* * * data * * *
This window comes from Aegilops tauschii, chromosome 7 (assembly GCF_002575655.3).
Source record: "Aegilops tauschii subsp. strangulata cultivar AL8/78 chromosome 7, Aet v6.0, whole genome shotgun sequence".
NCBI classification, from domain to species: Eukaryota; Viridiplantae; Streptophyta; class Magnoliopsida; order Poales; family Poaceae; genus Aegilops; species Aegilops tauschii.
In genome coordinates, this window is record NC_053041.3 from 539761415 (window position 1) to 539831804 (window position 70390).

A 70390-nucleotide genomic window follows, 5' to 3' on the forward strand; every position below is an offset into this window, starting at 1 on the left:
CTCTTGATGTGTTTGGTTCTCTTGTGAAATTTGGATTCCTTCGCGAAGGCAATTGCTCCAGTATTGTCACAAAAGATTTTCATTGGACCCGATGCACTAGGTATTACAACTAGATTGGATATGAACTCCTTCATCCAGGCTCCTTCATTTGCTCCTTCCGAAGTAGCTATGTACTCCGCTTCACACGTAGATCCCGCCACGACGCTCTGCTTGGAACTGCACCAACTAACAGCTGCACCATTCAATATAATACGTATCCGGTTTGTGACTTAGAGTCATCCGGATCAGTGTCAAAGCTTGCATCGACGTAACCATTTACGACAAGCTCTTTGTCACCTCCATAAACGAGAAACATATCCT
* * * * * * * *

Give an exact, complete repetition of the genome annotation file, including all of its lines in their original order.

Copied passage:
This window comes from Aegilops tauschii, chromosome 7 (assembly GCF_002575655.3).
Source record: "Aegilops tauschii subsp. strangulata cultivar AL8/78 chromosome 7, Aet v6.0, whole genome shotgun sequence".
NCBI classification, from domain to species: Eukaryota; Viridiplantae; Streptophyta; class Magnoliopsida; order Poales; family Poaceae; genus Aegilops; species Aegilops tauschii.
In genome coordinates, this window is record NC_053041.3 from 539761415 (window position 1) to 539831804 (window position 70390).

A 70390-nucleotide genomic window follows, 5' to 3' on the forward strand; every position below is an offset into this window, starting at 1 on the left:
CTCTTGATGTGTTTGGTTCTCTTGTGAAATTTGGATTCCTTCGCGAAGGCAATTGCTCCAGTATTGTCACAAAAGATTTTCATTGGACCCGATGCACTAGGTATTACAACTAGATTGGATATGAACTCCTTCATCCAGGCTCCTTCATTTGCTCCTTCCGAAGTAGCTATGTACTCCGCTTCACACGTAGATCCCGCCACGACGCTCTGCTTGGAACTGCACCAACTAACAGCTGCACCATTCAATATAATACGTATCCGGTTTGTGACTTAGAGTCATCCGGATCAGTGTCAAAGCTTGCATCGACGTAACCATTTACGACAAGCTCTTTGTCACCTCCATAAACGAGAAACATATCCT